HIV, tuberculosis, and malaria patients in Kenya are among millions globally at risk following a decision that could limit access to cheap generic drugs, including vaccines from India.
Aid agency, Medicine Sans Frontiers (MSF), has warned that the decision by the Indian Patent Office to grant US pharmaceutical corporation, Pfizer, monopoly to control market price of drugs has led to high costs that many governments in developing nations cannot afford.
MSF, which supports medical services in Kenya, explained that some of their operations locally and across the world depend on affordable generic medicines procured in India.
"It's unfair and unacceptable that almost a million children die each year from pneumonia even though a life-saving vaccine is available. Children everywhere have a right to be protected from pneumonia, but many governments can't afford the prices set by Pfizer," said Dr Prince Mathew, Asia Regional Coordinator for MSF.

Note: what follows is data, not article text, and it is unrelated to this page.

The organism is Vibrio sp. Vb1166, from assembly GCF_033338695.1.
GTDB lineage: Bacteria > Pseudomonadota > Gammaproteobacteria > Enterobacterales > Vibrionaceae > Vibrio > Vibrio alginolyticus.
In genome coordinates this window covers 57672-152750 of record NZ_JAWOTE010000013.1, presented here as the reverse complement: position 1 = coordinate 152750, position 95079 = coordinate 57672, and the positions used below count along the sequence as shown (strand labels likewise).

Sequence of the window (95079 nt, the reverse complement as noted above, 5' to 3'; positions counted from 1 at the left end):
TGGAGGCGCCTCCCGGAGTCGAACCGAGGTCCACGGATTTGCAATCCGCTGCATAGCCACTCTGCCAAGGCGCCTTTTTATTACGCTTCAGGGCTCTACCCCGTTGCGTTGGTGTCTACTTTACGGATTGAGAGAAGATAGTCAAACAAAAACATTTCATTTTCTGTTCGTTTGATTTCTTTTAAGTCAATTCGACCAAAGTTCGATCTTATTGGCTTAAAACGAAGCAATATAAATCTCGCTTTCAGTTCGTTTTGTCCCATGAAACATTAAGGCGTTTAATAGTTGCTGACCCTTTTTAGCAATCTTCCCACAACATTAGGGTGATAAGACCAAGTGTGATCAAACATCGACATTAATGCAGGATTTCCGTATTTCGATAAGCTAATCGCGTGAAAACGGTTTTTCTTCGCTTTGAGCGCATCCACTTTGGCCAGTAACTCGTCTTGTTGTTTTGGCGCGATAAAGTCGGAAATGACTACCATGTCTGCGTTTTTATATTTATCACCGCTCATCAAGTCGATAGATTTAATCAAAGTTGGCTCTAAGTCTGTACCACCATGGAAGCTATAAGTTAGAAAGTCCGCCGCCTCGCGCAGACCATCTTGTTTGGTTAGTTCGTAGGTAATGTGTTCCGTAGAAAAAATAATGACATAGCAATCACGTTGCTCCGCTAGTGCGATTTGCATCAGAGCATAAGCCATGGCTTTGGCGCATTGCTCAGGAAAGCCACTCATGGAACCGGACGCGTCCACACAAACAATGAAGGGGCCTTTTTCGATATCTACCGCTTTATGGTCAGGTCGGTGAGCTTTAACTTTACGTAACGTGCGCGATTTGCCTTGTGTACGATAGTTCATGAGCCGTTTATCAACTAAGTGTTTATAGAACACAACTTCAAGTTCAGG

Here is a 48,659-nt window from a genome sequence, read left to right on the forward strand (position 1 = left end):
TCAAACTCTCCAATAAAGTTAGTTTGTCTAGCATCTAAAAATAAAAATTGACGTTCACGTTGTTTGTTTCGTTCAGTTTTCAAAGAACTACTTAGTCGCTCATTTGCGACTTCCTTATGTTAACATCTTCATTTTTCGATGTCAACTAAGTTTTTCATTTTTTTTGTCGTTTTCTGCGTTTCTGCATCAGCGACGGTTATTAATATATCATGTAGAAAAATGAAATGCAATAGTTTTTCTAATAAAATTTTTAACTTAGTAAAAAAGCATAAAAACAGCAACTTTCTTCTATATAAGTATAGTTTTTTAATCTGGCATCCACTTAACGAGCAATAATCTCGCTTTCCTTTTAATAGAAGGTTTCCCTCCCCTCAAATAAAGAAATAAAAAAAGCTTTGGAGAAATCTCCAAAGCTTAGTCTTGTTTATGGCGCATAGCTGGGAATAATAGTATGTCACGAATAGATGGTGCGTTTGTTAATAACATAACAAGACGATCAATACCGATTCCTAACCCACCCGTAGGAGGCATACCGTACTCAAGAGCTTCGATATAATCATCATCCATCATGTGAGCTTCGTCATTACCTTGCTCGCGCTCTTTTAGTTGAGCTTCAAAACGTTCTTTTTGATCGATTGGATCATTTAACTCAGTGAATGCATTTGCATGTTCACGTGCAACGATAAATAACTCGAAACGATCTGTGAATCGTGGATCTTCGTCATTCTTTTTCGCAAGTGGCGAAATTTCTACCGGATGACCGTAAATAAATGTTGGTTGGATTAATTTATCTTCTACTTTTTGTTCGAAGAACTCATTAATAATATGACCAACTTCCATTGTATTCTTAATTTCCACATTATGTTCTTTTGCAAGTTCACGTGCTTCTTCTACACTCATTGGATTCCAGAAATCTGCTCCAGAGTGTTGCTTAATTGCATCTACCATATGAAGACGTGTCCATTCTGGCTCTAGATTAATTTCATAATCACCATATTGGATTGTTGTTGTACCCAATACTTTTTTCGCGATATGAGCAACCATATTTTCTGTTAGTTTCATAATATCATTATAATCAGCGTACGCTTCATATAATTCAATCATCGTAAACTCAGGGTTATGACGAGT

He added: "We urgently need additional manufacturers to rapidly introduce competition with the aim of lowering vaccine prices. Two-thirds of medicines used to treat people with HIV, tuberculosis, and malaria are generics made in India."
A number of Indian vaccine manufacturers who supply cheap vaccines and drugs to most of the developing countries like Kenya were dealt a blow after Pfizer was granted patent monopoly to control market prices of medicines until 2026.
Indian vaccine manufacturers said the patent monopoly would block other manufacturers in India from supplying cheap pneumococcal conjugate vaccine (PCV), which protects against 13 types of pneumococcal bacteria (PCV-13), to those who need it most.
Leena Menghaney, the South Asia head for MSF's Access Campaign, said they would challenge the decision.